Monday, April 12, 2010

Wind and String

Now if we consider the human mind, we shall find, that with regard to the passions, 'tis not of the nature of a wind-instrument of music, which in running over all the notes immediately loses the sound after the breath ceases; but rather resembles a string-instrument, where after each stroke the vibrations still retain some sound, which gradually and insensibly decays. The imagination is extremely quick and agile; but the passions are slow and restive: For which reason, when any object is presented, that affords a variety of views to the one, and emotions to the other; tho' the fancy may change its views with great celerity; each stroke will not produce a clear and distinct note of passion, but the one passion will always be mixt and confounded with the other.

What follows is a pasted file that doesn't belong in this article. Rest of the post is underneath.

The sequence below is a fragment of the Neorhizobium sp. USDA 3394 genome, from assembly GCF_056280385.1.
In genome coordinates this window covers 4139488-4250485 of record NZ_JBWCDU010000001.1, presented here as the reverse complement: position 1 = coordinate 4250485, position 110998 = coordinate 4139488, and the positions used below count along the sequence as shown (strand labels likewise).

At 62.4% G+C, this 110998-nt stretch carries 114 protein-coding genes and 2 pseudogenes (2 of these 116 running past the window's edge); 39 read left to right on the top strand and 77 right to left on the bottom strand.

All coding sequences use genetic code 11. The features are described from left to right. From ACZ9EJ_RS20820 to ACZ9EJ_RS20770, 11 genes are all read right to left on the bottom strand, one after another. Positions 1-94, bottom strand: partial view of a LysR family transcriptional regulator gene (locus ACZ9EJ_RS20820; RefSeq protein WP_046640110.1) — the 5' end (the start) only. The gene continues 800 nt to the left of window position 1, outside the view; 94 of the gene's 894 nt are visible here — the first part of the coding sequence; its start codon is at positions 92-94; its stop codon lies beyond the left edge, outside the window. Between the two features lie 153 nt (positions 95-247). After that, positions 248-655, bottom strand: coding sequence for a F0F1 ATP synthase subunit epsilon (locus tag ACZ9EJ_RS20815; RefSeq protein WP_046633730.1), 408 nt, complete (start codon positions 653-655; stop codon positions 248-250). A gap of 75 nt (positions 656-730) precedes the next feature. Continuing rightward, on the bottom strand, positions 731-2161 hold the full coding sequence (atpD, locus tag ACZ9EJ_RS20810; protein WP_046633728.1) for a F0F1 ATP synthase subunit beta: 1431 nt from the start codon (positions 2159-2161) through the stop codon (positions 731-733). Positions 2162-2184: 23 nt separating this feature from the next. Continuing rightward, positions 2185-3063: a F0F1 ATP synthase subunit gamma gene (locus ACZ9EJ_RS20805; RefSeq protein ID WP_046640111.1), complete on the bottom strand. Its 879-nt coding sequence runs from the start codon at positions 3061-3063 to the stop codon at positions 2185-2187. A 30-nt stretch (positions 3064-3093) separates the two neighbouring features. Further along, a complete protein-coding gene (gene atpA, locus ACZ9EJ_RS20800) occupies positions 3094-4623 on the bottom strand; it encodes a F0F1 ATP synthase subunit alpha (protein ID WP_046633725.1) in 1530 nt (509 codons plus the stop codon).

Hume, Treatise of Human Nature, Book II, Part III, Section IX. One of my favorite Humean texts; both striking and insightful.

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